Hormonal acne is linked to your hormones. It’s a type of acne that forms as a result of fluctuations in the levels of hormones your body produces. It’s most times predictable, with hormonal acne outbreaks often occurring at the same time as your period. The hormones that cause this type of acne are fluctuations of estrogen and progesterone, which both vary widely throughout the menstrual cycle.
How Do You Know You Have Hormonal Acne?
One of the telltale signs of a hormonal breakout is its location on the face. If you’re noticing inflamed cysts around your lower face—especially your chin and jawline area—you can bet that it’s probably hormonal acne. This is because these excess hormones in your body stimulate the oil glands—many of which are around your chin area. Though the chin and jawline are extremely common places for hormonal acne, it may also pop up along the side of your face or down your neck.
Another telltale sign is stress. Cortisol, the stress hormone, can affect all of your other hormones, too, causing them to be all out of whack. Women who are prone to monthly hormonal fluctuations, which and have periods of acute stress, are setting up a ‘perfect storm’ for themselves to get a hormonal acne flare.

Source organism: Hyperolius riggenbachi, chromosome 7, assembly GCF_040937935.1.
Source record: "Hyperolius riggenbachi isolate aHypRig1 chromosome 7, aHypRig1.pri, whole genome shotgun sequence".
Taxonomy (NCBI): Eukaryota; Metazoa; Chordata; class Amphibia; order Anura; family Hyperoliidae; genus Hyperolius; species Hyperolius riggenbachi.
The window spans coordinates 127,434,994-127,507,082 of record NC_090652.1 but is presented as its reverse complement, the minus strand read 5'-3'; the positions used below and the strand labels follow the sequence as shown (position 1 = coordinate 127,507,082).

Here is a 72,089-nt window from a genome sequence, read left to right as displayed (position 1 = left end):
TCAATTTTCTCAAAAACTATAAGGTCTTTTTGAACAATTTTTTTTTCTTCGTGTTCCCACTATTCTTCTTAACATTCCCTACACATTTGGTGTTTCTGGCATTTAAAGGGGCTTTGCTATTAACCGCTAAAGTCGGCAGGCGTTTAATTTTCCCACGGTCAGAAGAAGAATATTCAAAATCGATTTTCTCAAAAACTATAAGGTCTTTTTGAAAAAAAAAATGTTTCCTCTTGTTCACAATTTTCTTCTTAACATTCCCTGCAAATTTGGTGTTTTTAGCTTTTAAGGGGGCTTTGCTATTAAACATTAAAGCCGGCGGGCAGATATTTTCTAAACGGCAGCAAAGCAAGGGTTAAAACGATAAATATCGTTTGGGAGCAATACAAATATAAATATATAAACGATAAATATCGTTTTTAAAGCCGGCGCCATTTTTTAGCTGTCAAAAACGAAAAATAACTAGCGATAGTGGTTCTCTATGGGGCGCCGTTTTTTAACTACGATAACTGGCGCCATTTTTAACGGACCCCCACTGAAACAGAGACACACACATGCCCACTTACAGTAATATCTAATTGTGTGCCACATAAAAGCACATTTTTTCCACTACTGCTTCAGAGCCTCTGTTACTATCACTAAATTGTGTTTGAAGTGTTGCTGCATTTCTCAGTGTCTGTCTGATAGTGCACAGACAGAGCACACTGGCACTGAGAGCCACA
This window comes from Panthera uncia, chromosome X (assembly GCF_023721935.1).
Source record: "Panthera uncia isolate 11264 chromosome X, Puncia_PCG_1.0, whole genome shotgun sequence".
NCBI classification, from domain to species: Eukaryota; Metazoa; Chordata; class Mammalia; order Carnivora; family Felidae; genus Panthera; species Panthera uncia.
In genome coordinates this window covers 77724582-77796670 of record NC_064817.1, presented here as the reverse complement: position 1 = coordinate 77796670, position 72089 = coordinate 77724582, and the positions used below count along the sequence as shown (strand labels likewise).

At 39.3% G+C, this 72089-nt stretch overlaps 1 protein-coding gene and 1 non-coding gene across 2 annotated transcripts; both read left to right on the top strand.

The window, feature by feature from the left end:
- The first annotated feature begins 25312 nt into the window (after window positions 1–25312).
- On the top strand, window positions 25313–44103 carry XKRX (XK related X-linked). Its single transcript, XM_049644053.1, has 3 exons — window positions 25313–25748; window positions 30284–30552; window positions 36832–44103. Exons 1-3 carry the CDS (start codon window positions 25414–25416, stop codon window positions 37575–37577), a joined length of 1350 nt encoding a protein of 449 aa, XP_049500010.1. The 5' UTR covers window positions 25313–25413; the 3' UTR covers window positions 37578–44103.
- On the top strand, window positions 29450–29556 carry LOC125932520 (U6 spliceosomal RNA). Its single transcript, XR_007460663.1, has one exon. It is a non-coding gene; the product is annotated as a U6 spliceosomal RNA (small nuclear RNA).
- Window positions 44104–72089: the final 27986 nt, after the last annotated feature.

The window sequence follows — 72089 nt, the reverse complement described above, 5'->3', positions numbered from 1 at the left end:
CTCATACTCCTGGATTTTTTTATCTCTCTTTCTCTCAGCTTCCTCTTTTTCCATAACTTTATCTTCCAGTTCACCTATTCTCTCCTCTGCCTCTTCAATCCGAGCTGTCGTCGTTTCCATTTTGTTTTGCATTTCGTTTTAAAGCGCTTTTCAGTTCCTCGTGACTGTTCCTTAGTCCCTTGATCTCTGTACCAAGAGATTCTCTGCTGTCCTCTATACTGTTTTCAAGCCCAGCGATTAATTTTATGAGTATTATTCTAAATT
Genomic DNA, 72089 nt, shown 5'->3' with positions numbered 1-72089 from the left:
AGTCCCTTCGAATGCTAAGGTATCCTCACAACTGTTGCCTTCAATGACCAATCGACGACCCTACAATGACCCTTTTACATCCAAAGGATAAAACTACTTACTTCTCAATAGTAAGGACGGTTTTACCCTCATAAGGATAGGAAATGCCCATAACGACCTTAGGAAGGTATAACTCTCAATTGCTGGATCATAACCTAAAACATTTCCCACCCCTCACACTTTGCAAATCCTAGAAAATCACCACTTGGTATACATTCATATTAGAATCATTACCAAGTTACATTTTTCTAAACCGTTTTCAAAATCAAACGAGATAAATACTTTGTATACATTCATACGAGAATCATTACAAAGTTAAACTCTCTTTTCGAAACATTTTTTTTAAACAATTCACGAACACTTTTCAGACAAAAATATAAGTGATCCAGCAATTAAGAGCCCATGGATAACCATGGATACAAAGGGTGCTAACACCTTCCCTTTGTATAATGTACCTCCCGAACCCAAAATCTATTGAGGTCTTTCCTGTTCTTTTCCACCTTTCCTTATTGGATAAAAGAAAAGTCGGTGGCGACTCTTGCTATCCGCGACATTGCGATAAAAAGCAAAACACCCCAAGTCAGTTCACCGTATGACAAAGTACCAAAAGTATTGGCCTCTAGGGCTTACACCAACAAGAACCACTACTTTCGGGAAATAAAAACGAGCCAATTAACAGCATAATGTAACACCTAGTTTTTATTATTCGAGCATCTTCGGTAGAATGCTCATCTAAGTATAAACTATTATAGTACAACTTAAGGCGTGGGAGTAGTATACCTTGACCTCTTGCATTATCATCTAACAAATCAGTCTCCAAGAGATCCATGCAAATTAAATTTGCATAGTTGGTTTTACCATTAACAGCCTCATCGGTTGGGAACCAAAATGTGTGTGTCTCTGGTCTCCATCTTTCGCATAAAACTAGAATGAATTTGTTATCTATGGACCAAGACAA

How To Treat It:
When you sense a breakout brewing under the skin, your first instinct might be to pile on the spot treatments. However, most of the products available at the drugstore aren’t strong enough to combat the deep pimples associated with hormonal acne.
Your favorite drugstore toners and acne treatments are likely no match for stubborn hormonal acne breakouts. There are a few things to try for stubborn hormonal acne breakouts. This includes changing your diet, topical treatments, natural treatments, and oral medications.
Dermatologists recommend you cut out simple sugars. These include white rice, white potatoes, candy, cake, soda, juice, and processed foods. Topical treatments, such as retinoids, antibiotics. may also be used to treat hormonal acne.
Although we almost always need to use oral medication. One of the most common oral medications is birth control pills, which regulate menstrual cycles and can reduce acne. It’s important to note, though, that some forms of birth control, such as hormonal IUDs, or an implant could make acne worse.
If you’re dealing with what you think is hormonal acne, make sure to speak to a dermatologist to help you develop an effective treatment plan.
By: Dammy Eneli
See Also: Is Acne Caused By Dairy?